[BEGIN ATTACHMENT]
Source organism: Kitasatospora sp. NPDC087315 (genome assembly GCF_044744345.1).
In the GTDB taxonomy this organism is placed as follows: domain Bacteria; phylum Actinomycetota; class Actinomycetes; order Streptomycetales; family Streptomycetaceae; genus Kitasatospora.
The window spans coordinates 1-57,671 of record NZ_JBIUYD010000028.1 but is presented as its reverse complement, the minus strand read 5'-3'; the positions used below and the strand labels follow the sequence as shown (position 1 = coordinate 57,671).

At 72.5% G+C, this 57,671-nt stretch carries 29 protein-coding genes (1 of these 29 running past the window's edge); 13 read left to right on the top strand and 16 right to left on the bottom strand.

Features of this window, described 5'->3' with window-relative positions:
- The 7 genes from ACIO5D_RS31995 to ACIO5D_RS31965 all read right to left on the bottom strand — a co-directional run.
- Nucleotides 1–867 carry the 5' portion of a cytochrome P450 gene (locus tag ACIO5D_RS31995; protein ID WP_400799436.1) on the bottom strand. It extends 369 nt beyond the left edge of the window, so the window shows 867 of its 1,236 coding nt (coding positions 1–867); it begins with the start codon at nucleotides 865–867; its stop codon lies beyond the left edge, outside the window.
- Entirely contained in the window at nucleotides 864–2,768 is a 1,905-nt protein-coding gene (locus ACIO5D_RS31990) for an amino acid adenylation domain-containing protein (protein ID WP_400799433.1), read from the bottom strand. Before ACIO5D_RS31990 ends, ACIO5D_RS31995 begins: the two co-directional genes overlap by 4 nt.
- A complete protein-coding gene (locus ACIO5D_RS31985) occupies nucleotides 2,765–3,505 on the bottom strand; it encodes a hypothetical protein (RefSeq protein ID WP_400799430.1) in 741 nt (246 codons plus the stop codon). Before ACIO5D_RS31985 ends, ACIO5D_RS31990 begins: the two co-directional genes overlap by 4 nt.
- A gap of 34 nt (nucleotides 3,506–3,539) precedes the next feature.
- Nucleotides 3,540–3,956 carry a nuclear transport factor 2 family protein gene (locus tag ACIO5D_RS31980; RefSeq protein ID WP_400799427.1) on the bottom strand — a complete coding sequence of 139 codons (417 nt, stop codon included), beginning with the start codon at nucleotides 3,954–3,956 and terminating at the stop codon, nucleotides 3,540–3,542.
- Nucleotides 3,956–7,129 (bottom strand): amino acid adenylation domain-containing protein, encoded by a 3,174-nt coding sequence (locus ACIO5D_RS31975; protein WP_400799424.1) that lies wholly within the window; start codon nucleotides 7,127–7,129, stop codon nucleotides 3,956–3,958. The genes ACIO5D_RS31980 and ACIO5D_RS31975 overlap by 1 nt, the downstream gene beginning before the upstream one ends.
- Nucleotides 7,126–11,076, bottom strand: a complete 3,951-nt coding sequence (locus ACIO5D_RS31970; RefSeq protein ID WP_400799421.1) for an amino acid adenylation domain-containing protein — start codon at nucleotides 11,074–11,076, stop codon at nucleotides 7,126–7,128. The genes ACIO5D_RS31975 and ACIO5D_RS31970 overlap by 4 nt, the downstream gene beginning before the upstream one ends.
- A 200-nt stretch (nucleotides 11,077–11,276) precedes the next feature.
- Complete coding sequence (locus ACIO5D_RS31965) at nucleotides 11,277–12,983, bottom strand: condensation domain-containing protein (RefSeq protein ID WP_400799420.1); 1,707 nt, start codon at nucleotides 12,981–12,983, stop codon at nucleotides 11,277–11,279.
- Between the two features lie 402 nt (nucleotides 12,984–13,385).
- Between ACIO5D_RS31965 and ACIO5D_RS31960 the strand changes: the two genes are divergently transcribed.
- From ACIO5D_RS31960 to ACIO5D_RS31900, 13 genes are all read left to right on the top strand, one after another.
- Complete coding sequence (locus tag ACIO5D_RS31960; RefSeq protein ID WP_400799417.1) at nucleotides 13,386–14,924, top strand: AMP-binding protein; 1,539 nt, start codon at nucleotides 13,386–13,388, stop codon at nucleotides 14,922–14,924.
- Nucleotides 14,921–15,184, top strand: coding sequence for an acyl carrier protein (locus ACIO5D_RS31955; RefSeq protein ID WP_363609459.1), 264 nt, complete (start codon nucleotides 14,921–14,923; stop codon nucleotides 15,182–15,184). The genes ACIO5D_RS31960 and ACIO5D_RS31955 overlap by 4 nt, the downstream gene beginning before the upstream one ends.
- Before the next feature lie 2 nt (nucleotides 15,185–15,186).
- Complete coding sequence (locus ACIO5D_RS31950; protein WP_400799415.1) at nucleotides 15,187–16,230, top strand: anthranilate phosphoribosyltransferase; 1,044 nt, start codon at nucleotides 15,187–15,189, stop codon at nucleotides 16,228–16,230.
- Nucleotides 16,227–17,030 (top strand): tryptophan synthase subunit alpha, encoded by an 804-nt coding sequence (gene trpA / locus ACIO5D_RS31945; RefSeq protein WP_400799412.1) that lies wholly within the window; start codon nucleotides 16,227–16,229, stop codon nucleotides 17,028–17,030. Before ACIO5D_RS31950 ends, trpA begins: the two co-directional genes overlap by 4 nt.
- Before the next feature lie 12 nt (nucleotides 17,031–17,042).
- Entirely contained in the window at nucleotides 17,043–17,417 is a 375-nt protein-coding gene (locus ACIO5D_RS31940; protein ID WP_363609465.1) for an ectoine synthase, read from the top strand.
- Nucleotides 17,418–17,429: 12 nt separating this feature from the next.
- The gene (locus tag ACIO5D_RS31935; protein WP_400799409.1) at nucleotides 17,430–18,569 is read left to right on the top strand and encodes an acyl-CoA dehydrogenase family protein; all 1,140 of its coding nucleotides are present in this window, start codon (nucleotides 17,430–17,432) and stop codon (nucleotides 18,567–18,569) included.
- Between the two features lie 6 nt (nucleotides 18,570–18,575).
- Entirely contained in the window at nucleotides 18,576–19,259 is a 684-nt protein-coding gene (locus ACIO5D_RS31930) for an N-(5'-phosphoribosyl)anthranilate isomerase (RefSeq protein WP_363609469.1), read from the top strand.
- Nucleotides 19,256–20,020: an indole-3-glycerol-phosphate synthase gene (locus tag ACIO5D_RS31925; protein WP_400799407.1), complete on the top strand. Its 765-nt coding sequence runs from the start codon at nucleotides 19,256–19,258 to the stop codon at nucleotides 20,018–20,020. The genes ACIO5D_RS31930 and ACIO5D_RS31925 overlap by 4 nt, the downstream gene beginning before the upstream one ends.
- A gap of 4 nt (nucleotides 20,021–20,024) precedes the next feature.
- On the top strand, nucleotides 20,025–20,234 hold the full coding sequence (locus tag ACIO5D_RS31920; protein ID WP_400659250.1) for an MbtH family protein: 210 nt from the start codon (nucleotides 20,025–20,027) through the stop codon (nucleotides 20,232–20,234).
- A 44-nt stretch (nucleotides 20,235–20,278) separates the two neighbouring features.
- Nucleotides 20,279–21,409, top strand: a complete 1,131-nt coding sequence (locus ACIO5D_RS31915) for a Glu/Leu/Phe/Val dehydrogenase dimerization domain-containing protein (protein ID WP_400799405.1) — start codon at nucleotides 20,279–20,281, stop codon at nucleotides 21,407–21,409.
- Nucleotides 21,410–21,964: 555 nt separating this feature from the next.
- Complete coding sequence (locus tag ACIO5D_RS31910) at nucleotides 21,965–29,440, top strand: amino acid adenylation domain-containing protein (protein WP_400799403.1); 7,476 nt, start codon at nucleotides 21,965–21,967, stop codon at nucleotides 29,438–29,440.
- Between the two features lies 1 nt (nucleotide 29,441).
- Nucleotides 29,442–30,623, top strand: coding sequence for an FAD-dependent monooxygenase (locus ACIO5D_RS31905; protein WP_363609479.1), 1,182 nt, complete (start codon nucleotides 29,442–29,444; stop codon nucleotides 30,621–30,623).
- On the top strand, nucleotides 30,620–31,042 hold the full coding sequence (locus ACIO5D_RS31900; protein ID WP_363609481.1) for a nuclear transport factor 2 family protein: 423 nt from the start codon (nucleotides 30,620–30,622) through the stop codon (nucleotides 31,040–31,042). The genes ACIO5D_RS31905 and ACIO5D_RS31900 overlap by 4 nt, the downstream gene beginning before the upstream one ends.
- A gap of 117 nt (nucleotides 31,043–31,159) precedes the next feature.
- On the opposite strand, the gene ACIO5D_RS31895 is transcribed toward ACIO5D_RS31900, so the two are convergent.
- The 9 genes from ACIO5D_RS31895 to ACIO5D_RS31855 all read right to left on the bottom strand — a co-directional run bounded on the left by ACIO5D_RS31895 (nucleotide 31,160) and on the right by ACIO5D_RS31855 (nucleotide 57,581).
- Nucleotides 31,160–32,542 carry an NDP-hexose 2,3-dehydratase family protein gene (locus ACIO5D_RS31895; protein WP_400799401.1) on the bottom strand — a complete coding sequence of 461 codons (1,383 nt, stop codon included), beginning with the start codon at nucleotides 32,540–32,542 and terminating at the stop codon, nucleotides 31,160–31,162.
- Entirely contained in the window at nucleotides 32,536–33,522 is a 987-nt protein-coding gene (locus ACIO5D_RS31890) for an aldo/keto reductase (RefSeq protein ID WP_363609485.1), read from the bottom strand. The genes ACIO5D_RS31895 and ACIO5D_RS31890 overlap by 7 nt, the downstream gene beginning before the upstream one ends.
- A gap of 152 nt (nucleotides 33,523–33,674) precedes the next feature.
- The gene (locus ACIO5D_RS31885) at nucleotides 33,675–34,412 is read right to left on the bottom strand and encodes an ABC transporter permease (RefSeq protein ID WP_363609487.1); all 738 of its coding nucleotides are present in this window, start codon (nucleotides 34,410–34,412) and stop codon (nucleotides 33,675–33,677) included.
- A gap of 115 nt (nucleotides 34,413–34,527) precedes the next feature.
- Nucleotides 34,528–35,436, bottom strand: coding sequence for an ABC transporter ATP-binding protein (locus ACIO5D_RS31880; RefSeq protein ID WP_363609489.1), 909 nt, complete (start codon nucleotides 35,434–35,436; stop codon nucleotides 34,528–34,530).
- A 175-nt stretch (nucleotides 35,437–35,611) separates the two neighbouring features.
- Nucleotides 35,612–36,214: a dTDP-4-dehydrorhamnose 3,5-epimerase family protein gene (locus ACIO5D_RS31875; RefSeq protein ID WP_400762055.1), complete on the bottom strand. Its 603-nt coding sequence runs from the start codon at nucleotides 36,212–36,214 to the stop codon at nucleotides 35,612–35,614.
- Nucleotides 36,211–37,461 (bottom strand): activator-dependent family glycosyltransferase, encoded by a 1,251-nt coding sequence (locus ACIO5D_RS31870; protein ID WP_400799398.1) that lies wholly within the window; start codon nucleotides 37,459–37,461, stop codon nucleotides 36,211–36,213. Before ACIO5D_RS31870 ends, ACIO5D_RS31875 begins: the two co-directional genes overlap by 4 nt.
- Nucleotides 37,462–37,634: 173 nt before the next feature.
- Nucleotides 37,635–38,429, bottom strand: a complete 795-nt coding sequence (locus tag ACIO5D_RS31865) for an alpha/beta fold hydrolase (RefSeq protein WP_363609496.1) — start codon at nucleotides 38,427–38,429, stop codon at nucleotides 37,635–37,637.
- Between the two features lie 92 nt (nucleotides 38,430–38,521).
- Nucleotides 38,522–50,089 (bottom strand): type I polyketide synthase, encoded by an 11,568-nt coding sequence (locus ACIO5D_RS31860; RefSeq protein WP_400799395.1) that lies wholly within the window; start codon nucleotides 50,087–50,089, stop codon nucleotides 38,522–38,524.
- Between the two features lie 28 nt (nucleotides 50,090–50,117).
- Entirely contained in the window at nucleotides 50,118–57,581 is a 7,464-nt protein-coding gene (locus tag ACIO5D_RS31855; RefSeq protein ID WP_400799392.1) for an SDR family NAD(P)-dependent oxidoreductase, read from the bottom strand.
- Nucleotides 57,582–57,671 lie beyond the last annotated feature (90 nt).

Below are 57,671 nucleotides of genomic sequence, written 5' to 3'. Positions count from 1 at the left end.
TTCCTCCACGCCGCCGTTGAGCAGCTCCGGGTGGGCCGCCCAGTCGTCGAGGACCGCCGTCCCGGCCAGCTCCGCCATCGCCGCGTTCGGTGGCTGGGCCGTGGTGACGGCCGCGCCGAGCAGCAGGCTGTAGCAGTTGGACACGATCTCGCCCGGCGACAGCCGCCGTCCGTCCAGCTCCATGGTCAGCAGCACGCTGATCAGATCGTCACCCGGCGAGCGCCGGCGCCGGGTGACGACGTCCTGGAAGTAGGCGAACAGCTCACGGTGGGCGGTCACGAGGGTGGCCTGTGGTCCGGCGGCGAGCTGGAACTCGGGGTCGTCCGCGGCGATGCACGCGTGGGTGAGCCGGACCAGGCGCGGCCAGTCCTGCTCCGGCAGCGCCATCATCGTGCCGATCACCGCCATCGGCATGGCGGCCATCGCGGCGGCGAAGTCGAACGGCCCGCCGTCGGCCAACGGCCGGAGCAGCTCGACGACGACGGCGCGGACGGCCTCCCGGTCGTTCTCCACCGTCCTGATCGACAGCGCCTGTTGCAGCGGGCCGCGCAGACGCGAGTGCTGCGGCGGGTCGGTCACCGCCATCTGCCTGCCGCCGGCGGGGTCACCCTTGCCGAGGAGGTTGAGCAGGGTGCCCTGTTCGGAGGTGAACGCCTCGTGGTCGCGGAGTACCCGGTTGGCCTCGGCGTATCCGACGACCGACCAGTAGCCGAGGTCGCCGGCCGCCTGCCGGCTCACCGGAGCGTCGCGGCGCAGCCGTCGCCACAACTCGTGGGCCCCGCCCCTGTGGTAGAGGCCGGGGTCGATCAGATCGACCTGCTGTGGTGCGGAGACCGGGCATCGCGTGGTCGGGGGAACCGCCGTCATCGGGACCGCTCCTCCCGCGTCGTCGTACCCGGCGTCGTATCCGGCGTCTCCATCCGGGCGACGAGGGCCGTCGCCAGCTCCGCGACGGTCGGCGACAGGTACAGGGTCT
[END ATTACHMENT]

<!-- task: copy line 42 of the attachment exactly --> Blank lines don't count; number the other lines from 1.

- The 9 genes from ACIO5D_RS31895 to ACIO5D_RS31855 all read right to left on the bottom strand — a co-directional run bounded on the left by ACIO5D_RS31895 (nucleotide 31,160) and on the right by ACIO5D_RS31855 (nucleotide 57,581).